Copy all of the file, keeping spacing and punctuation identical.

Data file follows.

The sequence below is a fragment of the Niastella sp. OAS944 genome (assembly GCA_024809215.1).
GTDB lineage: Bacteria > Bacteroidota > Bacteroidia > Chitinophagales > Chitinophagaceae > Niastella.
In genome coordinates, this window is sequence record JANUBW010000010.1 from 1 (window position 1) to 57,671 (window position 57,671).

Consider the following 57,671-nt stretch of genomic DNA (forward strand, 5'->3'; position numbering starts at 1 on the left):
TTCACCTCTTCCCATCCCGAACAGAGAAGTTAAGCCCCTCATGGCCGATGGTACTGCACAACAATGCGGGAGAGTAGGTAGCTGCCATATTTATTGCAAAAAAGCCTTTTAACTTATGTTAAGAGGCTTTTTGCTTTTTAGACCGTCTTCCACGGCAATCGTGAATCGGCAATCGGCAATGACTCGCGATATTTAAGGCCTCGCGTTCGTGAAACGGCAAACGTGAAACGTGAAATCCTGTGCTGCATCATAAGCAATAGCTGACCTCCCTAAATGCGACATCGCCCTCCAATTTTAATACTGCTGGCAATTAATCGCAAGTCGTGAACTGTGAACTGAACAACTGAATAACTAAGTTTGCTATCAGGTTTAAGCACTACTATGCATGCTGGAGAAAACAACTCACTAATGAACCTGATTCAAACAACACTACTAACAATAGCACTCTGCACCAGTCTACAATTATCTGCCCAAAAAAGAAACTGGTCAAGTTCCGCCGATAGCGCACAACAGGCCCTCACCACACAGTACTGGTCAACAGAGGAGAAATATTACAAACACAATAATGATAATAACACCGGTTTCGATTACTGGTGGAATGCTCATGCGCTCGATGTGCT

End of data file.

The sequence below is a fragment of the Niastella sp. OAS944 genome (assembly GCA_024809215.1).
GTDB lineage: Bacteria > Bacteroidota > Bacteroidia > Chitinophagales > Chitinophagaceae > Niastella.
In genome coordinates, this window is sequence record JANUBW010000010.1 from 1 (window position 1) to 57,671 (window position 57,671).

Consider the following 57,671-nt stretch of genomic DNA (forward strand, 5'->3'; position numbering starts at 1 on the left):
TTCACCTCTTCCCATCCCGAACAGAGAAGTTAAGCCCCTCATGGCCGATGGTACTGCACAACAATGCGGGAGAGTAGGTAGCTGCCATATTTATTGCAAAAAAGCCTTTTAACTTATGTTAAGAGGCTTTTTGCTTTTTAGACCGTCTTCCACGGCAATCGTGAATCGGCAATCGGCAATGACTCGCGATATTTAAGGCCTCGCGTTCGTGAAACGGCAAACGTGAAACGTGAAATCCTGTGCTGCATCATAAGCAATAGCTGACCTCCCTAAATGCGACATCGCCCTCCAATTTTAATACTGCTGGCAATTAATCGCAAGTCGTGAACTGTGAACTGAACAACTGAATAACTAAGTTTGCTATCAGGTTTAAGCACTACTATGCATGCTGGAGAAAACAACTCACTAATGAACCTGATTCAAACAACACTACTAACAATAGCACTCTGCACCAGTCTACAATTATCTGCCCAAAAAAGAAACTGGTCAAGTTCCGCCGATAGCGCACAACAGGCCCTCACCACACAGTACTGGTCAACAGAGGAGAAATATTACAAACACAATAATGATAATAACACCGGTTTCGATTACTGGTGGAATGCTCATGCGCTCGATGTGCT